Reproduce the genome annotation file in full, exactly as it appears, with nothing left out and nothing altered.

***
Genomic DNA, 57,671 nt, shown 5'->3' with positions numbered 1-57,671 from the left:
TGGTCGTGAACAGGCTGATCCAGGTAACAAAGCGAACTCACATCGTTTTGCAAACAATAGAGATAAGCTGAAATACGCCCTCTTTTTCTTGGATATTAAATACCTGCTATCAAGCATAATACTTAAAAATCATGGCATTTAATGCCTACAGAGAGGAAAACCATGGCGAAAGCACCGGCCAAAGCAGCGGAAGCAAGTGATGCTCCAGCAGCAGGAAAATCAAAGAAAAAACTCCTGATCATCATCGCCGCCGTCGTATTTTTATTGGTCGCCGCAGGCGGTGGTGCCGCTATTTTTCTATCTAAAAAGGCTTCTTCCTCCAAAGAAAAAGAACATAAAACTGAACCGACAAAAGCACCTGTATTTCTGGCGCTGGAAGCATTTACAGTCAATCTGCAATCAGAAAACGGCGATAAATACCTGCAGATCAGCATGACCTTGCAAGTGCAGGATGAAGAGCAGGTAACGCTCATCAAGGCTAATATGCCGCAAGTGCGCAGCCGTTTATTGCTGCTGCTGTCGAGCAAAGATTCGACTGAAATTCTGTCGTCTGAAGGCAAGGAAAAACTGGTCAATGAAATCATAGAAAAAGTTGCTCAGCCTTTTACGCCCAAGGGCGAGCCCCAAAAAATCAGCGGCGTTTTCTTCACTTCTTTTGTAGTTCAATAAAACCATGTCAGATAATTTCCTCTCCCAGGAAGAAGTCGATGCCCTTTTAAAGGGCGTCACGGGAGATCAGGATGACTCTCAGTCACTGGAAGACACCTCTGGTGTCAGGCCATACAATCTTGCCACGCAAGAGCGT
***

Genomic DNA, 57,671 nt, shown 5'->3' with positions numbered 1-57,671 from the left:
TGGTCGTGAACAGGCTGATCCAGGTAACAAAGCGAACTCACATCGTTTTGCAAACAATAGAGATAAGCTGAAATACGCCCTCTTTTTCTTGGATATTAAATACCTGCTATCAAGCATAATACTTAAAAATCATGGCATTTAATGCCTACAGAGAGGAAAACCATGGCGAAAGCACCGGCCAAAGCAGCGGAAGCAAGTGATGCTCCAGCAGCAGGAAAATCAAAGAAAAAACTCCTGATCATCATCGCCGCCGTCGTATTTTTATTGGTCGCCGCAGGCGGTGGTGCCGCTATTTTTCTATCTAAAAAGGCTTCTTCCTCCAAAGAAAAAGAACATAAAACTGAACCGACAAAAGCACCTGTATTTCTGGCGCTGGAAGCATTTACAGTCAATCTGCAATCAGAAAACGGCGATAAATACCTGCAGATCAGCATGACCTTGCAAGTGCAGGATGAAGAGCAGGTAACGCTCATCAAGGCTAATATGCCGCAAGTGCGCAGCCGTTTATTGCTGCTGCTGTCGAGCAAAGATTCGACTGAAATTCTGTCGTCTGAAGGCAAGGAAAAACTGGTCAATGAAATCATAGAAAAAGTTGCTCAGCCTTTTACGCCCAAGGGCGAGCCCCAAAAAATCAGCGGCGTTTTCTTCACTTCTTTTGTAGTTCAATAAAACCATGTCAGATAATTTCCTCTCCCAGGAAGAAGTCGATGCCCTTTTAAAGGGCGTCACGGGAGATCAGGATGACTCTCAGTCACTGGAAGACACCTCTGGTGTCAGGCCATACAATCTTGCCACGCAAGAGCGT